Netanyahu stalling security barrier construction, settler leader claims

PM has adopted settlers’ stance against Defense Minister Ya’alon, says delighted Gush Etzion Regional Council chief

Elhanan Miller is the former Arab affairs reporter for The Times of Israel

Etzion Regional Council head Davidi Perl, October 6, 2014 (Elhanan Miller/Times of Israel)
Etzion Regional Council head Davidi Perl, October 6, 2014 (Elhanan Miller/Times of Israel)

Prime Minister Benjamin Netanyahu is stalling the construction of the security barrier south of Jerusalem out of belief that the only way to ensure Israel’s safety is a permanent Israel Defense Forces presence in the West Bank, a settler leader told The Times of Israel on Monday.

Davidi Perl, head of the Gush Etzion Regional Council, said that he and other settler leaders appealed to Netanyahu against Defense Minister Moshe Ya’alon’s decision to resume construction of the barrier that would physically separate the Etzion settlement bloc’s almost 80,000 residents from the State of Israel.

“Israel’s defense is only through an IDF presence and settlement in Judea and Samaria,” Perl said. “The prime minister definitely shares this position.”

The resumption of construction was meant to be decided by the cabinet on September 21, but a vote was postponed following the intervention of cabinet secretary Avichai Mandelblit and Likud MKs Ze’ev Elkin and Yariv Levin, Perl said. A rare coalition of Palestinians, settlers and environmentalists has been fighting the route of the barrier near the Palestinian village of Battir since 2006.

Perl told Army Radio on September 18 that he was surprised to learn that the matter was being brought before the government, since Netanyahu had promised the settlers two years earlier that construction of the barrier would be “frozen.”

“Suddenly Bibi [Netanyahu] realized that he doesn’t need to make a decision now regarding the continued construction of the fence, but only needs to answer the High Court [of Justice] regarding its [proposed] route,” Perl said. “I don’t think it will go anywhere.”

David Perl, right, with housing and construction minister Uri Ariel during a visit to Gush Etzion,  April 1, 2014 photo credit: Gershon Elinson/Flash90)
Davidi Perl (right), with Housing and Construction Minister Uri Ariel during a visit to Gush Etzion, April 1, 2014. (photo credit: Gershon Elinson/Flash90)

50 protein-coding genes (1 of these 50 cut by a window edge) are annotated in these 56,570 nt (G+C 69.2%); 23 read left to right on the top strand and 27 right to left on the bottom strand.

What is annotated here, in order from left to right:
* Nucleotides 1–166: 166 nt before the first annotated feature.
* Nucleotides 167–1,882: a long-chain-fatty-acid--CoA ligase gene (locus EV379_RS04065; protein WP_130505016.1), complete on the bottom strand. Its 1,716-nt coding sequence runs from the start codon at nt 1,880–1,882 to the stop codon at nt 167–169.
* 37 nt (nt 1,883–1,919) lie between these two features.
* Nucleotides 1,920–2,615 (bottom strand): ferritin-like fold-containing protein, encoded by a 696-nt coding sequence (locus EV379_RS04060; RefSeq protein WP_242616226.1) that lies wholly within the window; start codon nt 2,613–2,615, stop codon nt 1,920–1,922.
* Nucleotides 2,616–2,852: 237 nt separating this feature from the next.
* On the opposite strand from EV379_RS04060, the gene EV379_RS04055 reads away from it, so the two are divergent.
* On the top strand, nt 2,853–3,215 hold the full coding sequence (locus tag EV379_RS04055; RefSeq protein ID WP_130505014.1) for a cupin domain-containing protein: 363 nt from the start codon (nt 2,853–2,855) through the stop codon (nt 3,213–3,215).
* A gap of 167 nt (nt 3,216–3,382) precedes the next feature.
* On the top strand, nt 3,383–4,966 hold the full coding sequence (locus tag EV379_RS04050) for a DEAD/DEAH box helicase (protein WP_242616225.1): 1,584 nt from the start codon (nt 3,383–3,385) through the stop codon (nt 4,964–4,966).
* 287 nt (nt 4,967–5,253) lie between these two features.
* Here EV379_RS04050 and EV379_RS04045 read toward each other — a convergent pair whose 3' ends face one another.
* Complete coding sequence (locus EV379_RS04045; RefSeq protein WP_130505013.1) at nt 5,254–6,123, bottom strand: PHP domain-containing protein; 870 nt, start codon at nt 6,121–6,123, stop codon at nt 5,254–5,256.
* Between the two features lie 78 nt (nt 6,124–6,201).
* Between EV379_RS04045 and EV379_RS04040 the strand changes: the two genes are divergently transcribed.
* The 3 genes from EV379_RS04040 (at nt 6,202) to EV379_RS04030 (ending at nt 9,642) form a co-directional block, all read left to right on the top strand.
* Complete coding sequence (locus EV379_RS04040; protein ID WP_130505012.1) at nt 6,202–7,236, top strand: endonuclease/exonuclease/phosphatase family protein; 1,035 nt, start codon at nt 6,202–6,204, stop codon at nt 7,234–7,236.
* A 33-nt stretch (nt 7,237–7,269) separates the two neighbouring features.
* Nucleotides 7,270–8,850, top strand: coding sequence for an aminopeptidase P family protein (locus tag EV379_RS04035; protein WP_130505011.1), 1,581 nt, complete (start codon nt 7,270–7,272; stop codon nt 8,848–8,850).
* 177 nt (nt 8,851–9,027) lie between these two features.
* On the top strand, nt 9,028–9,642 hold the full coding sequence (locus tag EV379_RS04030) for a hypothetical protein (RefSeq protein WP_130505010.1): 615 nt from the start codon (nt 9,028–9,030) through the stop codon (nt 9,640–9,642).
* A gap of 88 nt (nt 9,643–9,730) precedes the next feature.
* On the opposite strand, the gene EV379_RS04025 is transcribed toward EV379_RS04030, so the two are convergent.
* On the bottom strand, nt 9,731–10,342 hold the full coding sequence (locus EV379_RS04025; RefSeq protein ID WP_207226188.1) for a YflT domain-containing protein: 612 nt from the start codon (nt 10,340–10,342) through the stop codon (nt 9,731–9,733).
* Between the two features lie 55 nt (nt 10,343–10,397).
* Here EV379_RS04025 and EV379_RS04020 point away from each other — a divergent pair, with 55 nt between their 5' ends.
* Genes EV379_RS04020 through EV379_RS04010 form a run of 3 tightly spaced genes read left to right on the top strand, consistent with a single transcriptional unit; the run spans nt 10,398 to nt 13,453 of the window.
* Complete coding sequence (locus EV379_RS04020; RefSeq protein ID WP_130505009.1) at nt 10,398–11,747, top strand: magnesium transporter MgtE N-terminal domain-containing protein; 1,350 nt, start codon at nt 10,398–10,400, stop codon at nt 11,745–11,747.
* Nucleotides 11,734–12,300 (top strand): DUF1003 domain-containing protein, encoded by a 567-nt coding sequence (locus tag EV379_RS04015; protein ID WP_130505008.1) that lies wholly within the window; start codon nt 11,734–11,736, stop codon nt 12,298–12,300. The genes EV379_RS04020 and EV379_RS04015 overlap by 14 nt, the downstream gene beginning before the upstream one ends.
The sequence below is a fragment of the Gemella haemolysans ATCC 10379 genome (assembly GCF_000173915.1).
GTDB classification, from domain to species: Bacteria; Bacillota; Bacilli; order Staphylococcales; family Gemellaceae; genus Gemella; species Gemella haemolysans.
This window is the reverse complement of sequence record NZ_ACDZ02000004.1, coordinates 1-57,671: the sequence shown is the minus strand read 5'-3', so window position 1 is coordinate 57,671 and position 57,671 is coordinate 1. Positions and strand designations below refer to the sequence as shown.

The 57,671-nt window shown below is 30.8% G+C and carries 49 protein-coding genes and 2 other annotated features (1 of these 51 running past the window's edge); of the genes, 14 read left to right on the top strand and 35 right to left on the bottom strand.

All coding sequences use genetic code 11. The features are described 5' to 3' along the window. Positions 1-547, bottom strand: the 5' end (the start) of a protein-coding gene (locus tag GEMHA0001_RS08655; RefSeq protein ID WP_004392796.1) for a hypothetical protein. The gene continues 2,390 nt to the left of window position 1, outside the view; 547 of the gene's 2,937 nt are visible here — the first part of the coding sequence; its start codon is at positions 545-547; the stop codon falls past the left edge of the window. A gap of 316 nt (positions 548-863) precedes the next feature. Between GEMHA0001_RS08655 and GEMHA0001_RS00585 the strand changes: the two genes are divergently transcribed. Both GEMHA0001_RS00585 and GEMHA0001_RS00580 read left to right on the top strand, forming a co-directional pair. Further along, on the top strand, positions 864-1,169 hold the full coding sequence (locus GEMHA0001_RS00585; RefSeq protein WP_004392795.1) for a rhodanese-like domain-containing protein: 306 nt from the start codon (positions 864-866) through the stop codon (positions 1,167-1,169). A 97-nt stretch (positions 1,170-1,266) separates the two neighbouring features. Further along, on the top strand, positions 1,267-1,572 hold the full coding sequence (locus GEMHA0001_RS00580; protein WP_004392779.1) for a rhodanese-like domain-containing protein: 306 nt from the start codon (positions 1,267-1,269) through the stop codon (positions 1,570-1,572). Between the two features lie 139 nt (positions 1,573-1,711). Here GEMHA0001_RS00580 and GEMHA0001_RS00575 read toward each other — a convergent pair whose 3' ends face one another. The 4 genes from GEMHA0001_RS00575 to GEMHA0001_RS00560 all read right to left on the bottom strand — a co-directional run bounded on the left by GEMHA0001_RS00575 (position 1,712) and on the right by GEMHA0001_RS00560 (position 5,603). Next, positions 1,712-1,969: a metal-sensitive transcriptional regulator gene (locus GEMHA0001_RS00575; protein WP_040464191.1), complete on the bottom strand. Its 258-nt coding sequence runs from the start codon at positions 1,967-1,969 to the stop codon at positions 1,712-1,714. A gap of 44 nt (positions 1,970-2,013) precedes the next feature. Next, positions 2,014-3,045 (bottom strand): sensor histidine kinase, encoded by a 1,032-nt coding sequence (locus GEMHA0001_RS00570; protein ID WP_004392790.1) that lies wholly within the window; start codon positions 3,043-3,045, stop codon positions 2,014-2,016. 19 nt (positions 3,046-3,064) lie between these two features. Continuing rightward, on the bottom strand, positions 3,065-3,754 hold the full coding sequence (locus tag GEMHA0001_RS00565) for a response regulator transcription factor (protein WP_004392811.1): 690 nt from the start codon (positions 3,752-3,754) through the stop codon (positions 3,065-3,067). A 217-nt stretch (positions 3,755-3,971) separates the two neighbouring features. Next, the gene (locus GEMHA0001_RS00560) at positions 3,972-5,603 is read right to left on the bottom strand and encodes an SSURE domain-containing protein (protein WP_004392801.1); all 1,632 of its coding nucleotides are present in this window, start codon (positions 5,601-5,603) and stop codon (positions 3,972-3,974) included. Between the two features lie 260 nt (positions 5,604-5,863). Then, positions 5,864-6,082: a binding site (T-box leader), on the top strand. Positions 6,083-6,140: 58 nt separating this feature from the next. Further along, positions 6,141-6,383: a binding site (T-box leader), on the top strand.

The government told the High Court of Justice that it wouldn’t re-route the barrier, proposing instead to change its height and width in order to minimize harm to the environment, Perl said.

Former prime minister Ariel Sharon began constructing the barrier in June 2002, at the height of the Second Intifada, to prevent the infiltration of suicide bombers into Israel. So far, just over 62% of the planned 708-kilometer (440-mile) barrier has been completed, at an estimated cost of nearly NIS 11 billion ($3 billion) as of late 2013, according to Finance Ministry data published by Israeli NGO B’Tselem. The entire barrier has been extended very little since 2007.

Responding to Perl’s claims, a senior government official said that “the decision to build the fence in the area has not changed, but before that decision is implemented it will come once again before the government.”

Perl said he could not envision the barrier being completed “unless the security situation in the West Bank worsens.”

Netanyahu told Pope Francis following his controversial visit to the concrete wall in Bethlehem in May that the security barrier — “which has saved thousands of lives” — was essential for Israel’s security. His spokesman Mark Regev asserted in 2013 that it was not a political border, repeating the traditional stated position of Israeli governments since Sharon.

Pope Francis prays against the security barrier at Bethlehem, May 25, 2014 (photo credit: Nour Shamaly/Flash90)
Pope Francis prays against the security barrier at Bethlehem, May 25, 2014. (photo credit: Nour Shamaly/Flash90)

But Perl insisted that the security argument was dispelled by the recent Gaza operation; while the political argument voiced by Regev was simply “a lie,” contradicted by past statements of Justice Minister Tzipi Livni who admitted to planning the barrier with Sharon as a future political border.

“We’ve all seen the results in Gaza [which is surrounded by a fence — E.M.],” Perl said. “A fence doesn’t contribute [to security]; it hampers our ability to operate inside Palestinian cities, to protect the State of Israel, to prevent terror. In Judea and Samaria there’s almost no terror, because the IDF is here. The IDF is not in Gaza, and we’re really getting it from Gaza.”

By constructing the security barrier west of the Etzion Bloc, Perl argued, Netanyahu would effectively be demarcating the future borders of Israel to the detriment of the settlers, a move he is uninterested in carrying out.

“The barrier serves no purpose,” Perl concluded.

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